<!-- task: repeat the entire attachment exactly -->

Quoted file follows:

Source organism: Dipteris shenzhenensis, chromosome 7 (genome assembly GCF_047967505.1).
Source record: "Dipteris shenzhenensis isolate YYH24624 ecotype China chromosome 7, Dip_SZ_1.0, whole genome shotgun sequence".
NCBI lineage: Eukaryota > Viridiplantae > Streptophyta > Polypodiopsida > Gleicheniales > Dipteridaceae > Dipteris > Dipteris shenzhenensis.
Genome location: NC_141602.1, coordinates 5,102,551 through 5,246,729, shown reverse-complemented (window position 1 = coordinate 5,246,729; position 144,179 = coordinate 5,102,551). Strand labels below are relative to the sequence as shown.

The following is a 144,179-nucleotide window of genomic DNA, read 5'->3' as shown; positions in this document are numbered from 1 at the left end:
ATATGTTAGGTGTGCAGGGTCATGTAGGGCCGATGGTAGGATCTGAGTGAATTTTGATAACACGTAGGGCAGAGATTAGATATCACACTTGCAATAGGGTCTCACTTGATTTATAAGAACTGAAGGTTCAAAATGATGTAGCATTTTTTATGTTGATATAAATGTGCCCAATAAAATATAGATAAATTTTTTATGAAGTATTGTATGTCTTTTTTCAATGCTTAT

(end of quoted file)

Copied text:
Source organism: Dipteris shenzhenensis, chromosome 7 (genome assembly GCF_047967505.1).
Source record: "Dipteris shenzhenensis isolate YYH24624 ecotype China chromosome 7, Dip_SZ_1.0, whole genome shotgun sequence".
NCBI lineage: Eukaryota > Viridiplantae > Streptophyta > Polypodiopsida > Gleicheniales > Dipteridaceae > Dipteris > Dipteris shenzhenensis.
Genome location: NC_141602.1, coordinates 5,102,551 through 5,246,729, shown reverse-complemented (window position 1 = coordinate 5,246,729; position 144,179 = coordinate 5,102,551). Strand labels below are relative to the sequence as shown.

The following is a 144,179-nucleotide window of genomic DNA, read 5'->3' as shown; positions in this document are numbered from 1 at the left end:
ATATGTTAGGTGTGCAGGGTCATGTAGGGCCGATGGTAGGATCTGAGTGAATTTTGATAACACGTAGGGCAGAGATTAGATATCACACTTGCAATAGGGTCTCACTTGATTTATAAGAACTGAAGGTTCAAAATGATGTAGCATTTTTTATGTTGATATAAATGTGCCCAATAAAATATAGATAAATTTTTTATGAAGTATTGTATGTCTTTTTTCAATGCTTAT